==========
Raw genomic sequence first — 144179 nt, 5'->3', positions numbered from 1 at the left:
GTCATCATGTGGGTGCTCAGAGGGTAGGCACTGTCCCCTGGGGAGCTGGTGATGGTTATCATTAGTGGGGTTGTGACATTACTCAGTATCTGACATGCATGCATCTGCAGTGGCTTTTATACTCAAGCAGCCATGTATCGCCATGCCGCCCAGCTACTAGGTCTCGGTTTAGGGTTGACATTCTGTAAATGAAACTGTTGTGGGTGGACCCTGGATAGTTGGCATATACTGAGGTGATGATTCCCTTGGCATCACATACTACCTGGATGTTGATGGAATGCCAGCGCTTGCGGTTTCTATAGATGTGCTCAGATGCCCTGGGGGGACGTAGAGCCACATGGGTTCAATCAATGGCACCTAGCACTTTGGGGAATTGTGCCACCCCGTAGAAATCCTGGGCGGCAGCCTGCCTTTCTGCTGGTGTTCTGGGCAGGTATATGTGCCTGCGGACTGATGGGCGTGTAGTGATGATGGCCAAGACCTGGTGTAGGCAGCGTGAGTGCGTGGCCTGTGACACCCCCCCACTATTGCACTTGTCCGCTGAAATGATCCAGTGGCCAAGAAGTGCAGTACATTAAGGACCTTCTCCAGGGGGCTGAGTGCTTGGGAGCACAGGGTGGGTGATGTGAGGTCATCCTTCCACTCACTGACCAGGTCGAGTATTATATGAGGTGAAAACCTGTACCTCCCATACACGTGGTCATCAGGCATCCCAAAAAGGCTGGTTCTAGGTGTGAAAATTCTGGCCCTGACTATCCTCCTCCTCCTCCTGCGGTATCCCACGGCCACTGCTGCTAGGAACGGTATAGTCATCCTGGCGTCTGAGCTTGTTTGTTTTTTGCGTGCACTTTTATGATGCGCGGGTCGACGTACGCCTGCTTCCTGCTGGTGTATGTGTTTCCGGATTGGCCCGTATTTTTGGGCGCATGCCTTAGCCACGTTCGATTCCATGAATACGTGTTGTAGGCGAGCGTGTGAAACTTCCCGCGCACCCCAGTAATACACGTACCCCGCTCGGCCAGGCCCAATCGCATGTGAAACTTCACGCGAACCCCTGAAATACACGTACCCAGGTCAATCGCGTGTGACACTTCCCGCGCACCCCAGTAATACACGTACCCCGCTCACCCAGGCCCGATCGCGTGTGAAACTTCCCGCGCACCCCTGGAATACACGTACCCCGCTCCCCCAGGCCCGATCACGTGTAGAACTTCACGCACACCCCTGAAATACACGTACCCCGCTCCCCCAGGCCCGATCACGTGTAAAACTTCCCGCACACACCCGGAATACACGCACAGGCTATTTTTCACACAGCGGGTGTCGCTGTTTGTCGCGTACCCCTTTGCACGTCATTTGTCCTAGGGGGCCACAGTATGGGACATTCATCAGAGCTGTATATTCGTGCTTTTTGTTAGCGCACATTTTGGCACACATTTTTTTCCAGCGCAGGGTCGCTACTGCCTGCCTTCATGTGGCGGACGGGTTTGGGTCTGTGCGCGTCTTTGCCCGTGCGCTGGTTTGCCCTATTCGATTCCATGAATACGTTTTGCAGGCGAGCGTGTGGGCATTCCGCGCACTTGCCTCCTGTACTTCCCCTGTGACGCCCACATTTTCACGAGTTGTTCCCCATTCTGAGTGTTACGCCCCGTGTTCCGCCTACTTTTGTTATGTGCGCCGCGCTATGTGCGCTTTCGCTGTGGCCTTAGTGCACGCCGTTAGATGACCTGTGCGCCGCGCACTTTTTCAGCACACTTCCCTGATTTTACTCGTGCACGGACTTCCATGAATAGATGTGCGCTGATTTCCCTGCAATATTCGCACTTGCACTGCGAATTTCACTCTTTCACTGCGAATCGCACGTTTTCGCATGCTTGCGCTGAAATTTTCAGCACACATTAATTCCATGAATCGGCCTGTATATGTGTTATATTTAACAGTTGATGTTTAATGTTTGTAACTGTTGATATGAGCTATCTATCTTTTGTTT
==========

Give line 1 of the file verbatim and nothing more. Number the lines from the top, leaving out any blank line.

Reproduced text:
Raw genomic sequence first — 144179 nt, 5'->3', positions numbered from 1 at the left: